Legos. A large bag of Legos. This is perfect!!
Emilie, my little creator. She loved to build like her imagination was linked directly to her hands. She would build tall buildings, homes, airports and roads with cars traveling quickly through the streets. Legos are perfect, I thought. I held that bag of Legos under my arm and continued down the aisle of the store. It was December 14th and I didn't have many shopping days left till Christmas.
That moment. That very moment has played over and over and over and over again in my mind, hundreds of times. That moment was the same moment my Emilie was being killed in her first grade classroom... and I was picking out Legos.
I remember a little while later, still shopping at that same store, I received an automated phone message telling me there was a shooting at a Newtown school. I instantly felt a pit in my stomach. Unknowingly my hands started to shake and my heart was pounding. Without even thinking, with no idea as to what I should do next, I grabbed Samantha, walked up to the register and bought the bag of Legos for Emilie.
The next day, December 15th, is still a blur to me. I couldn't believe that Emilie was really gone. I just remember fuming with annoyance; everyone around me was busy running around taking care of all the necessary arrangements: funeral, press, morgue, flights, packing. I sat on a couch, watching everyone else give so much love and service to my family, and my mind was somewhere else. She was gone... and it was too much.
My mind was dazed and oblivious to the details that needed to be taken care of, until it focused on one thought. Like finally hearing the constant drip of a faucet in an otherwise silent room. Her Christmas presents. Robbie and I had put them in the attic for safekeeping till Christmas. That one thought smoldered in my mind: her presents, she won't be able to open her presents. Suddenly that thought caught flame and it was too painful.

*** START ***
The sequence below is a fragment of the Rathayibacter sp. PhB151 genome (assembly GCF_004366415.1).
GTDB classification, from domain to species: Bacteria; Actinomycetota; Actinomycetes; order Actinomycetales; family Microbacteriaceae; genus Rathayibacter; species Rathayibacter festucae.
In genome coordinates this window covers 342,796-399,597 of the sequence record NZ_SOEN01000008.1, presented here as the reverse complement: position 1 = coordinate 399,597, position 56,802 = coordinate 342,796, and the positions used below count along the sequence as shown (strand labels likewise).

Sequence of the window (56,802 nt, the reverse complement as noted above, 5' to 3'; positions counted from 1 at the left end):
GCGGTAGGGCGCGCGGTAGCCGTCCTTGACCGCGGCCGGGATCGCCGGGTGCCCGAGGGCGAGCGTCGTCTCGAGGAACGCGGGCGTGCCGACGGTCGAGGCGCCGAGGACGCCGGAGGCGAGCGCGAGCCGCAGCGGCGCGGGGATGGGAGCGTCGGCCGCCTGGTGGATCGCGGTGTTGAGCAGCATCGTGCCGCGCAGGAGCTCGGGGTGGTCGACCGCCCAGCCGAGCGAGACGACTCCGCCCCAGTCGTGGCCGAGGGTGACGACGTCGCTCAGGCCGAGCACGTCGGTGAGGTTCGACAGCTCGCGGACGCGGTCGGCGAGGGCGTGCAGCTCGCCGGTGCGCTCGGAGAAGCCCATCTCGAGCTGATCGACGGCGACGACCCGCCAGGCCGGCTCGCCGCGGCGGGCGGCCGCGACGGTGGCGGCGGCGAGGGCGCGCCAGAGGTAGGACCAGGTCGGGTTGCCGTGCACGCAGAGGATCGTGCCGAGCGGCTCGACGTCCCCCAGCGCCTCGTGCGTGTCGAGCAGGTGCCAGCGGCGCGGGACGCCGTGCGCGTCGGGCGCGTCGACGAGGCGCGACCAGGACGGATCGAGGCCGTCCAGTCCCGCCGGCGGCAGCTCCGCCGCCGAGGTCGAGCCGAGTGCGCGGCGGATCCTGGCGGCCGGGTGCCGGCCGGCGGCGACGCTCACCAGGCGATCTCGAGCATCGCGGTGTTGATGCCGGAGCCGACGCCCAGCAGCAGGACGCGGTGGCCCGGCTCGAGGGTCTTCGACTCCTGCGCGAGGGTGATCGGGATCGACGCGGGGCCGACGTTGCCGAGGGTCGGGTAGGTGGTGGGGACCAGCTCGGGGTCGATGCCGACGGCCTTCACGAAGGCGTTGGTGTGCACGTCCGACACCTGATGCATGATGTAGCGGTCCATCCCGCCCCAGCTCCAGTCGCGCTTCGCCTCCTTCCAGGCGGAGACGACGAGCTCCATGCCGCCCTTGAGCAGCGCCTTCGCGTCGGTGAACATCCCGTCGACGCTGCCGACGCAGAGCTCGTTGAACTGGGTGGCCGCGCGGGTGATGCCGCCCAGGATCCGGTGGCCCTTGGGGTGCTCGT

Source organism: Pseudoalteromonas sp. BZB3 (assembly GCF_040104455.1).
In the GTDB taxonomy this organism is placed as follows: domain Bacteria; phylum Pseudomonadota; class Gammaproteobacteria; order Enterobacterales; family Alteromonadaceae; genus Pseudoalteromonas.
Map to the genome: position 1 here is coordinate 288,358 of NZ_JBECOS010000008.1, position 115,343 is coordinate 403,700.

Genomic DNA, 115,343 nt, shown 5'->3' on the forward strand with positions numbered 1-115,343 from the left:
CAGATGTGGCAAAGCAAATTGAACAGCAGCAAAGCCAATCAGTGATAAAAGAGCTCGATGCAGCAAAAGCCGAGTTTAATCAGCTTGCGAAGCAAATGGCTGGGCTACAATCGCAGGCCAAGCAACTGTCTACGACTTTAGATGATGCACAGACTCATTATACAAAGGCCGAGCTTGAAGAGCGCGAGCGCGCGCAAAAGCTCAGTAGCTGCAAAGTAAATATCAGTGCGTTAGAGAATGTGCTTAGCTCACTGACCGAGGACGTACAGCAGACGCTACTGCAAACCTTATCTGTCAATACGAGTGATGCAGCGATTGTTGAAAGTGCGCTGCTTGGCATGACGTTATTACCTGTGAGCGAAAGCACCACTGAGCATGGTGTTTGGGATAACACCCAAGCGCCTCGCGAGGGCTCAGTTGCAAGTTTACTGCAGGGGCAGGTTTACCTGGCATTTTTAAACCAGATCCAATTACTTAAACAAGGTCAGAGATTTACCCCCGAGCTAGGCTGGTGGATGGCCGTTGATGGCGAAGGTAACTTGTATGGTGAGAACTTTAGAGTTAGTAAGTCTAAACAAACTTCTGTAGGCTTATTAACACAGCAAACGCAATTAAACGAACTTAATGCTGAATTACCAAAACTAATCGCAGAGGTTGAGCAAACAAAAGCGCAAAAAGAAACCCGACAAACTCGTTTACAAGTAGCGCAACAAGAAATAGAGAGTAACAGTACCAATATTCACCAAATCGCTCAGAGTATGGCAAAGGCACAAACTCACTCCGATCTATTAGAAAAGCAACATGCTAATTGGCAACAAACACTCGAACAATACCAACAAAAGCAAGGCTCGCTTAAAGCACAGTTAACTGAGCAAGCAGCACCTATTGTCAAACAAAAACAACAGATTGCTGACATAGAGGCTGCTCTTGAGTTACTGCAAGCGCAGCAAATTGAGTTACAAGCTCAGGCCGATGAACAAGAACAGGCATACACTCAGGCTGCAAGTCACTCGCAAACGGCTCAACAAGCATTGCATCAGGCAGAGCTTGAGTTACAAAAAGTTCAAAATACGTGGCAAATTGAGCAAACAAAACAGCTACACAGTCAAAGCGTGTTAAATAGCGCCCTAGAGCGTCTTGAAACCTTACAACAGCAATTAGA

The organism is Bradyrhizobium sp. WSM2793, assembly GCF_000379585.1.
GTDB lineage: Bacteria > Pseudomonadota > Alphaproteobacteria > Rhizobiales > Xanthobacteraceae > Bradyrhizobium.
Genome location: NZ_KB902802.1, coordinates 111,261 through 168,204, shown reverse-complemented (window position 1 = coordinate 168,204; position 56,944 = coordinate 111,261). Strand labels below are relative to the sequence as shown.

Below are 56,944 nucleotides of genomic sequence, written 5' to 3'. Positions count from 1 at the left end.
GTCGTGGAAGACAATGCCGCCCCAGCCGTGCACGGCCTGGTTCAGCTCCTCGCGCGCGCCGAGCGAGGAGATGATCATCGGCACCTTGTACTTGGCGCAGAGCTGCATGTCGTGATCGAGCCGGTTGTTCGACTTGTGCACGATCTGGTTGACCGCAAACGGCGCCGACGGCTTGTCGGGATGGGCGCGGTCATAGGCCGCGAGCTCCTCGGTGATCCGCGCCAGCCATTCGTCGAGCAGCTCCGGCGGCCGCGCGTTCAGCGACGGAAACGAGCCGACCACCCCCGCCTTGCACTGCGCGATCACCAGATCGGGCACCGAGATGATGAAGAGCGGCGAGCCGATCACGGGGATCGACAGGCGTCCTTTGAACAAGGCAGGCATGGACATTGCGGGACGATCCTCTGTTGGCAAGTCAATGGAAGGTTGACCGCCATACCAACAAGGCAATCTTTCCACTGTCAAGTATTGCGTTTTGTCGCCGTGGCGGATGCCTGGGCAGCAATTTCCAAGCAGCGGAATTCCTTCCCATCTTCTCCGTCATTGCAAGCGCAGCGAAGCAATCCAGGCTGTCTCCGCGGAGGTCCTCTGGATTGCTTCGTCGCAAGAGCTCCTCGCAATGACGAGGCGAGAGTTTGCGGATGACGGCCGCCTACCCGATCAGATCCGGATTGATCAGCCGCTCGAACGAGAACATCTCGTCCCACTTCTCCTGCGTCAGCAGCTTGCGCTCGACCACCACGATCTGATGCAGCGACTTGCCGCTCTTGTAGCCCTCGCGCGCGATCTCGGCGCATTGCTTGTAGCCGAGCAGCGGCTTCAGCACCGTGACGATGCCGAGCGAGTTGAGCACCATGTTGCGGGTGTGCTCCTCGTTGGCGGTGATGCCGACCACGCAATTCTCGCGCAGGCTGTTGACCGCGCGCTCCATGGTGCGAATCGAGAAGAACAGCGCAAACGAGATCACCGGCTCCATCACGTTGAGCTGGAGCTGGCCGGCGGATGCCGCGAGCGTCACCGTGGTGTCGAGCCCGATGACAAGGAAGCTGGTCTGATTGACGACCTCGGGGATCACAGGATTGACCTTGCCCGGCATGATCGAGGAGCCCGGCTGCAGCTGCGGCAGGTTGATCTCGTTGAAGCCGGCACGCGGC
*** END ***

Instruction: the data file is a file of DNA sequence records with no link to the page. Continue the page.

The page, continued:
"I want her Christmas presents out of here."
"I want her Christmas presents out of here!"
I want her Christmas presents out of here!!"
I don't know who actually heard me -- or maybe they just reacted when they saw me get up and pull down the ladder to the attic. Someone stopped me and quickly retrieved the presents from the attic. There they were: a stack of hundreds of colored papers, toys, crafts, markers and more. My heart burned white hot and I could feel it burning within me.
"Out! I need these OUT of the house!" My heart screamed to my head and I couldn't think of anything else. I grabbed bags and furiously began sorting Emilie's gifts from Madeline's and Samantha's. I didn't cry, I acted quickly. "I want these donated... Now!" I said firmly. "Someone take them out to the car now. I can't have them here in this house." As the bag left my house, I sat back down on the couch and went back to blankly staring at all the busy people walking around my house.
Two years later and I am still dealing with the triggers of buying my sweet loved ones gifts for Christmas. It still hurts every time I walk up and down the toy department at any store. She died while I was Christmas shopping -- how could I not hate it. It will take a long time to really address all the hundreds... thousands of triggers I face on a daily basis. It is real and it is not easy.
The other night I hit a breaking point and I found myself crying alone on my bed. Then my hand was touched by the warm, yet sticky, fingers of my daughter Madeline. She held a lollipop in one hand and my hand in the other. I smiled and pulled her on the bed next to me. I was so overcome by the love I have for Madeline and my family. That love is SO intense and strong that it began to change the direction of those thoughts running through my head. Christmas shopping, buying gifts is a trigger and brings real pain. However, with Madeline's touch, I felt His love, which is His gift, and that gift gives me the courage to continue each day, fighting to be worthy of it.